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Stocks slide as heightened Ukraine tensions weigh

The S&P 500 fell 0.4% after having been down as much as 1.2% shortly after the U.S. said it is closing its embassy in Ukraine and moving all remaining staffers there to a city near the Polish border. The move comes as diplomatic efforts continued Monday in a bid to head off what U.S. officials have warned could be an imminent Russian attack on Ukraine.


Bond yields rose broadly, as did energy futures and the price of gold.


The Dow Jones Industrial Average fell 0.5% and the Nasdaq composite ended essentially flat after having been up 1% in the early going. The three major stock indexes were coming off a weekly loss.


The market slide adds to losses from a late-afternoon sell-off on Friday after the White House told Americans to leave Ukraine within 48 hours over concerns that Russia could invade that country soon. Other governments including Russia pulled diplomats and their citizens out of the country.


Wall Street is also trying to gauge how stocks and the broader economy will be affected from another source of uncertainty: How far and how quickly the Federal Reserve will move to raise interest rates to quash surging inflation.


“The market is really paying attention to geopolitical stuff right now, whether it’s stuff out of Ukraine or in D.C. with respect to what the Fed is going to do,” said Willie Delwiche, investment strategist at All Star Charts. “The bigger story is inflation and rates. The Fed is catching up to inflation, the bond market is now taking the Fed seriously and the question is ‘what do U.S. stocks do in that environment?”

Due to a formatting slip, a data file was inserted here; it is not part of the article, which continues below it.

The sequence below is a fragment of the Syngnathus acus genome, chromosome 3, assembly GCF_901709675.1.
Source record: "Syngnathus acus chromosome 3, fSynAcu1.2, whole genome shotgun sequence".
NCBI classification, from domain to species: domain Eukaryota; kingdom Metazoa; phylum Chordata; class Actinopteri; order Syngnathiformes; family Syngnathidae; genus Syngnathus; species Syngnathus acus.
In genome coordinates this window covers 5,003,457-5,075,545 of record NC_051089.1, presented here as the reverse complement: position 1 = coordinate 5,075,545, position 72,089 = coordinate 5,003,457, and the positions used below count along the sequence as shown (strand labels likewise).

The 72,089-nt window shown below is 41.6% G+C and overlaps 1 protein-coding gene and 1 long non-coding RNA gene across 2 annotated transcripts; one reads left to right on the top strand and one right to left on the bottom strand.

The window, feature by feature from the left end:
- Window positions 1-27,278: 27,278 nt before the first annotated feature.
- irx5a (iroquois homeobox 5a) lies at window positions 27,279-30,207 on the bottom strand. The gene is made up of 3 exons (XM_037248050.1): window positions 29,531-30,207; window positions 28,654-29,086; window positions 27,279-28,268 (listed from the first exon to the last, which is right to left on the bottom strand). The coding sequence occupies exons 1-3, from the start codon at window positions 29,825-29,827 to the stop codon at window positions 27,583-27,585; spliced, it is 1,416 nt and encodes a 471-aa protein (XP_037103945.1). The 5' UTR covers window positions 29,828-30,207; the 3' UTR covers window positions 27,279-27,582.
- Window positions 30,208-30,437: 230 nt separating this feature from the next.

The S&P 500 fell 16.97 points to 4,401.67. Nearly 80% of the stocks in the benchmark index fell. Financial, health care and energy companies were among the biggest weights on the market. Citigroup fell 1%, Moderna slid 11.7% and Exxon Mobil dropped 1.5%.


The Dow fell 171.89 points to 34,566.17. The blue-chip index had been down 433 points by midafternoon. The Nasdaq slipped 0.24 points to 13,790.92.


Smaller company stocks, which had been on pace for gains, also fell. The Russell 2000 slid 9.36 points, or 0.5%, to 2,020.79.


A potential escalation of the conflict between Russia and Ukraine also weighed heavily on European markets, which fell sharply.


Nations are still searching for a diplomatic solution to the situation and Russia’s top diplomat advised Russian President Vladimir Putin to continue a dialogue with the U.S. and its allies.


The price of U.S. crude oil climbed 2.5%, while natural gas prices jumped 6.4%. Russia is a major energy producer. Any military action that disrupts supplies could send shock waves through energy markets and global industry.


The price of gold, traditionally a safe haven during geopolitical uncertainty, rose 1.5%.


Bond yields also rose. The yield on the 10-year Treasury rose to 1.99% from 1.94% late Friday.


The crisis in Ukraine is yet another concern for investors as they try to figure out how rising inflation and looming interest rate increases will affect investments and the economy. Inflation stands at a four-decade high and the Fed is planning to raise interest rates to help cool inflation.


The central bank is expected to start raising its benchmark interest rate in March and Wall Street expects as many as seven rate increases this year.

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